Can I claim my deceased aunt’s property if she died without a Will?

UPDATED: Sep 30, 2022

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Can I claim my deceased aunt’s property if she died without a Will?

My deceased aunt and her shortly-thereafter-deceased husband owned a

couple of acres and a mobile home in Tennessee. Since they passed, nobody has filed probate on the property, and their son my cousin has rented out the trailer. My father also passed, about a year after my aunt and uncle had his own mobile home on the same property, and on their passing had assumed payments for the property and trailer. The 3 of them had a verbal agreement to sell the property and other trailer to my father but my aunt and uncle both passed before entering into any written agreements. Since no one has filed a motion of probate on the property to date, and the people living there are living there under my deceased relatives’ name, can I file a claim on the property and assume whatever mortgage remains?

Asked on September 19, 2016 under Estate Planning, Georgia


SJZ, Member, New York Bar / FreeAdvice Contributing Attorney

Answered 6 years ago | Contributor

If your aunt  passed first, then her husband, then all her property (if she did not have a will leaving it to someone else) because his and their son's: the spouse and children (when the outlive the person who died) inherit everything from the decedent (person who died) and share in it. Therefore, you have no claim to the property--it becamse first the husband's and son's, then, when he died, it all went to the son: it is his solely (though if he has any siblings you did not mention, then it would be shared with them).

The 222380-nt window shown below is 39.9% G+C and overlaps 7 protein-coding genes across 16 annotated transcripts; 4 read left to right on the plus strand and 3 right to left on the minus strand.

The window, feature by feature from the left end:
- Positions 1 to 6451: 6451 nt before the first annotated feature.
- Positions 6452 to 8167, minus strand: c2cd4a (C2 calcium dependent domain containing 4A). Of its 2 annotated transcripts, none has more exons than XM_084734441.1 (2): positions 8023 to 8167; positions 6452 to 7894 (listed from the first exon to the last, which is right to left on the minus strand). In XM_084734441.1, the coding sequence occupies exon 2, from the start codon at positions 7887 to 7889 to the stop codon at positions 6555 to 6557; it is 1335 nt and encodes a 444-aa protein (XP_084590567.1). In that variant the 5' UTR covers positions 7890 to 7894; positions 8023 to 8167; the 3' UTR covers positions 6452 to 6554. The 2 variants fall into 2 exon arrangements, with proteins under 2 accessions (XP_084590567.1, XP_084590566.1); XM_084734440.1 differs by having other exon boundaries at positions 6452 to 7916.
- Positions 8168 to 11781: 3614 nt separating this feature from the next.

Oral agreements to sell property are not enforceable after death; they are void.
Based on what you write, you do not appear to have any claim to any property there other than if any personal property on the land was clearly and solely owned by your father; then that personal property would be yours.

IMPORTANT NOTICE: The Answer(s) provided above are for general information only. The attorney providing the answer was not serving as the attorney for the person submitting the question or in any attorney-client relationship with such person. Laws may vary from state to state, and sometimes change. Tiny variations in the facts, or a fact not set forth in a question, often can change a legal outcome or an attorney's conclusion. Although has verified the attorney was admitted to practice law in at least one jurisdiction, he or she may not be authorized to practice law in the jurisdiction referred to in the question, nor is he or she necessarily experienced in the area of the law involved. Unlike the information in the Answer(s) above, upon which you should NOT rely, for personal advice you can rely upon we suggest you retain an attorney to represent you.

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